by Jane Nardy
For many years, starting in 1920, the Dr. Van Epp family drove over primitive highways, from the West Palm Beach, Florida area to summer in Cashiers Valley, renting the north end of the Frank and Minnie Cole residence.
Fifty one years later, the Van Epp daughter, Soyrieta Van Epp Law, who had been a sophomore in high school on the family’s initial visit to Cashiers Valley, wrote and published a book titled, “Status Quo,” which begins with her young life in Florida and ends up with fascinating tales of mountain life without electricity from the perspective of a “big city” teenage girl.
In her book, Soyrieta included sketches of local homes, waterfalls, surrounding mountains, as well as many plants and flowers, which she identified by name.
If you’re a person who is fascinated by Cashiers daily life in the 1920s, this book will delight you, especially pages 87 through 189, as that’s where you’ll find Soyrieta’s personal mountain memories. Some of the stories about Cashiers’ folks, prior to the 1920s, as told to her, may contain some exaggerations, but when Soyrieta writes of what she, herself, experienced, it’s “spot on.”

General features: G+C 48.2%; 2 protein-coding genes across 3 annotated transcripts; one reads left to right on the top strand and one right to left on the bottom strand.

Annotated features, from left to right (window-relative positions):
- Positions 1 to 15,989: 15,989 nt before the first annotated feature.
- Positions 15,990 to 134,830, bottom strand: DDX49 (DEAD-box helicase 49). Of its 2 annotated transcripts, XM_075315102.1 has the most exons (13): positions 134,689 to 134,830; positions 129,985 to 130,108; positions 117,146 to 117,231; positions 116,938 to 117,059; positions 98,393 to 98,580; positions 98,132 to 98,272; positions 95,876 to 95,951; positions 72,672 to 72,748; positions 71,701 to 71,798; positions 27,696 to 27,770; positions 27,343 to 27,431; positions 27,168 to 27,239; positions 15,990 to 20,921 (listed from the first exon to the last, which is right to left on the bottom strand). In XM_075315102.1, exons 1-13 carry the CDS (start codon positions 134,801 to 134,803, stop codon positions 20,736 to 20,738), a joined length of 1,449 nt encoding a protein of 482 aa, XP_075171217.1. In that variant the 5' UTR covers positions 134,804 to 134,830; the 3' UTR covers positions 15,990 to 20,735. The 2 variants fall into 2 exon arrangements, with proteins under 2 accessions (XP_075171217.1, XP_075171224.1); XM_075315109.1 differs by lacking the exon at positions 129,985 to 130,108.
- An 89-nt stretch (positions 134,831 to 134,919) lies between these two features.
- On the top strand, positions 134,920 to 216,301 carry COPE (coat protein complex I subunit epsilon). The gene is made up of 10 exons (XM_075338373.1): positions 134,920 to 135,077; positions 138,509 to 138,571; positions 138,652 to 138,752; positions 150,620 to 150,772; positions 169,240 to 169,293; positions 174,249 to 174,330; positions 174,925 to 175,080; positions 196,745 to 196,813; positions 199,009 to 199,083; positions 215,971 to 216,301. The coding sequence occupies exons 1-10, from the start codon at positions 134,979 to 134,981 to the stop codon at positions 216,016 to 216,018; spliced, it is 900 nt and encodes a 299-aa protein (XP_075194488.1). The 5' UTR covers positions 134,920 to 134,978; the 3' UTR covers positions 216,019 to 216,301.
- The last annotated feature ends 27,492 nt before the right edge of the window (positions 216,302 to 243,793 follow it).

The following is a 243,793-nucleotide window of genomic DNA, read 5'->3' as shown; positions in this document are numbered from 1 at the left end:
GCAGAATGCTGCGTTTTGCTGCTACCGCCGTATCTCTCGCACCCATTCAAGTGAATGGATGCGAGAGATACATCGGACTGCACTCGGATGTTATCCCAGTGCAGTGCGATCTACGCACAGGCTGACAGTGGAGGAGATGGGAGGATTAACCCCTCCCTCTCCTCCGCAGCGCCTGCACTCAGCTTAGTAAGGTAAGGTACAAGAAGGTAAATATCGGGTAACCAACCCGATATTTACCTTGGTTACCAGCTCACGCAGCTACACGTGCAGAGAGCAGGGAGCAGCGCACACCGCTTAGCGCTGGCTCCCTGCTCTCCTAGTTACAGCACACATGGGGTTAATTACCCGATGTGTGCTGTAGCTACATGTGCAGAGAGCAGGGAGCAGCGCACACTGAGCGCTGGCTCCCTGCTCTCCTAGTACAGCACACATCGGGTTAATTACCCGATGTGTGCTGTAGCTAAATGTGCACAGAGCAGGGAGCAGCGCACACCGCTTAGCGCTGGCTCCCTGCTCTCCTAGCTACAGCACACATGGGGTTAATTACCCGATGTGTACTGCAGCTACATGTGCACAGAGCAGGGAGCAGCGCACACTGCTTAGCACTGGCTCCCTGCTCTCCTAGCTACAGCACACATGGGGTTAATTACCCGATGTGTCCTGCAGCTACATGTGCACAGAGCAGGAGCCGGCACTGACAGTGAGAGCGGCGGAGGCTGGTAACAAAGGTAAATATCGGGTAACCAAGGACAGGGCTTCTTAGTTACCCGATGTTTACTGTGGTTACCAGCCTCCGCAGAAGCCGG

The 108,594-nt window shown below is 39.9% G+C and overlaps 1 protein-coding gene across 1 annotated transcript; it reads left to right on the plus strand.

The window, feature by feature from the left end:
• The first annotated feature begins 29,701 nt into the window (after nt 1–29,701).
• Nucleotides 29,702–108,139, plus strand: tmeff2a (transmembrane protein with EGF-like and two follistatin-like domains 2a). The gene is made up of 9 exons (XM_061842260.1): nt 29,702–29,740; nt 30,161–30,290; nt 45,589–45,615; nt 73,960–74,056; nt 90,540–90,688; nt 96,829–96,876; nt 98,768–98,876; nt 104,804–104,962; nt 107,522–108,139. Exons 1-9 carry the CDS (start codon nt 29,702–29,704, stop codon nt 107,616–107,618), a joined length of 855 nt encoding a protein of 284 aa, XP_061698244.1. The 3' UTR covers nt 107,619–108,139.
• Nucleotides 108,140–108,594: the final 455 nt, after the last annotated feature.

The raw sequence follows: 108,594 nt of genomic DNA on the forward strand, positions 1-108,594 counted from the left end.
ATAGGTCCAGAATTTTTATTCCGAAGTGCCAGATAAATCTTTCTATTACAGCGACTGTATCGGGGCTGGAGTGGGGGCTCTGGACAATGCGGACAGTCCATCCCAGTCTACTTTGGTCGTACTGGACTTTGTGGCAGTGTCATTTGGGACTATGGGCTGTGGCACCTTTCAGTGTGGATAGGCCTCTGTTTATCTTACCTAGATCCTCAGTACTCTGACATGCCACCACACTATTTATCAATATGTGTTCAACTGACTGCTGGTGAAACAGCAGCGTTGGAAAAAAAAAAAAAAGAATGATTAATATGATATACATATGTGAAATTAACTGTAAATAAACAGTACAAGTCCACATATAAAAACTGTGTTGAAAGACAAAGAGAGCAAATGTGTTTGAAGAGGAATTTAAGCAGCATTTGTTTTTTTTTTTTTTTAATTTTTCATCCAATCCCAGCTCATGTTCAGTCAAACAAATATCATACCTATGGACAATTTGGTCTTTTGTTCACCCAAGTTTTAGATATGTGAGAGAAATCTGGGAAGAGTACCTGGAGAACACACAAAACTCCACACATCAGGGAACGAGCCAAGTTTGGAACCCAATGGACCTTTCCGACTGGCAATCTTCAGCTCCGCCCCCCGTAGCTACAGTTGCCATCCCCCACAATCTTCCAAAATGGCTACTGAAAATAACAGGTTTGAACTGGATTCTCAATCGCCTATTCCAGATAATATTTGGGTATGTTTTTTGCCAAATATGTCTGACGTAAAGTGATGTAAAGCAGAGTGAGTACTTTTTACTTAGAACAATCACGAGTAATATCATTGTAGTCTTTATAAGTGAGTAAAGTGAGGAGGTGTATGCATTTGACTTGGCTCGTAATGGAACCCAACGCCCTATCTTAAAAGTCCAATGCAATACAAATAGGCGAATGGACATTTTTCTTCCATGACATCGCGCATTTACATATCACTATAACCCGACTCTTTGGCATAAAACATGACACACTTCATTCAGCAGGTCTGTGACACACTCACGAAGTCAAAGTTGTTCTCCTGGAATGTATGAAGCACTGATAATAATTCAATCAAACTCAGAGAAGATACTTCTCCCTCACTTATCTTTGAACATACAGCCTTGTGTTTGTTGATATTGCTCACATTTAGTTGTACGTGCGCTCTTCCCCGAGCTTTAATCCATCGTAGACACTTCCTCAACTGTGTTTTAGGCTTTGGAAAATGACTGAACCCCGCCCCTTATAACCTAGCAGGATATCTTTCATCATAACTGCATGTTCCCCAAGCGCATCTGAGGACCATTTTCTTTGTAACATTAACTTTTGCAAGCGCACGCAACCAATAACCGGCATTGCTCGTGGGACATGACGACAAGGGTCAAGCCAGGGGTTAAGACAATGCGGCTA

Following are a few examples of what’s in Status Quo:
“We located the house we would be living in. There was a wood-burning cook stove. There were no closets, just wooden pegs on which to hang garments. For running water, one ran to the springhouse and got it in buckets. It was icy cold. The method of lighting was old-fashioned kerosene lamps. To my dismay, there was a two-seater privy, with an old Sears Roebuck catalog in place of toilet tissue.”